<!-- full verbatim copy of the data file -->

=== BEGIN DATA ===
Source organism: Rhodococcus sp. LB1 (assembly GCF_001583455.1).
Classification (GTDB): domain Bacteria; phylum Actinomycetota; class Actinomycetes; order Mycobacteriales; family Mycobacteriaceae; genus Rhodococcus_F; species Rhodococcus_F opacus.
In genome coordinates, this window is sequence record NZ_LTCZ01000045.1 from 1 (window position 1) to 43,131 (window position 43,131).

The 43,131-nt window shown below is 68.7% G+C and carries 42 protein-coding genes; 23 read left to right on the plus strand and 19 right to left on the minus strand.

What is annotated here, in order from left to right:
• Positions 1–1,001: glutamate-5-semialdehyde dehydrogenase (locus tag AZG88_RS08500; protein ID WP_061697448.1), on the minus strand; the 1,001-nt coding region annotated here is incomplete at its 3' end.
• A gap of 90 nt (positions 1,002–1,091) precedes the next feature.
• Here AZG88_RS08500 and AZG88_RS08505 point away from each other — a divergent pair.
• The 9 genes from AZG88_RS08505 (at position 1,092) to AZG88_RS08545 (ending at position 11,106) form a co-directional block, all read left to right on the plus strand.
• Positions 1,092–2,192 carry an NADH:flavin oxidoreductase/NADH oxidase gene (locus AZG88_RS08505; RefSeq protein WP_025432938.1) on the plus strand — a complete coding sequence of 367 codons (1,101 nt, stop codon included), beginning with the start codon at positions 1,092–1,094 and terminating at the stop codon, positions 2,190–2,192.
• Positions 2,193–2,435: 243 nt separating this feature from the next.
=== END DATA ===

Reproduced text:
Source organism: Rhodococcus sp. LB1 (assembly GCF_001583455.1).
Classification (GTDB): domain Bacteria; phylum Actinomycetota; class Actinomycetes; order Mycobacteriales; family Mycobacteriaceae; genus Rhodococcus_F; species Rhodococcus_F opacus.
In genome coordinates, this window is sequence record NZ_LTCZ01000045.1 from 1 (window position 1) to 43,131 (window position 43,131).

The 43,131-nt window shown below is 68.7% G+C and carries 42 protein-coding genes; 23 read left to right on the plus strand and 19 right to left on the minus strand.

What is annotated here, in order from left to right:
• Positions 1–1,001: glutamate-5-semialdehyde dehydrogenase (locus tag AZG88_RS08500; protein ID WP_061697448.1), on the minus strand; the 1,001-nt coding region annotated here is incomplete at its 3' end.
• A gap of 90 nt (positions 1,002–1,091) precedes the next feature.
• Here AZG88_RS08500 and AZG88_RS08505 point away from each other — a divergent pair.
• The 9 genes from AZG88_RS08505 (at position 1,092) to AZG88_RS08545 (ending at position 11,106) form a co-directional block, all read left to right on the plus strand.
• Positions 1,092–2,192 carry an NADH:flavin oxidoreductase/NADH oxidase gene (locus AZG88_RS08505; RefSeq protein WP_025432938.1) on the plus strand — a complete coding sequence of 367 codons (1,101 nt, stop codon included), beginning with the start codon at positions 1,092–1,094 and terminating at the stop codon, positions 2,190–2,192.
• Positions 2,193–2,435: 243 nt separating this feature from the next.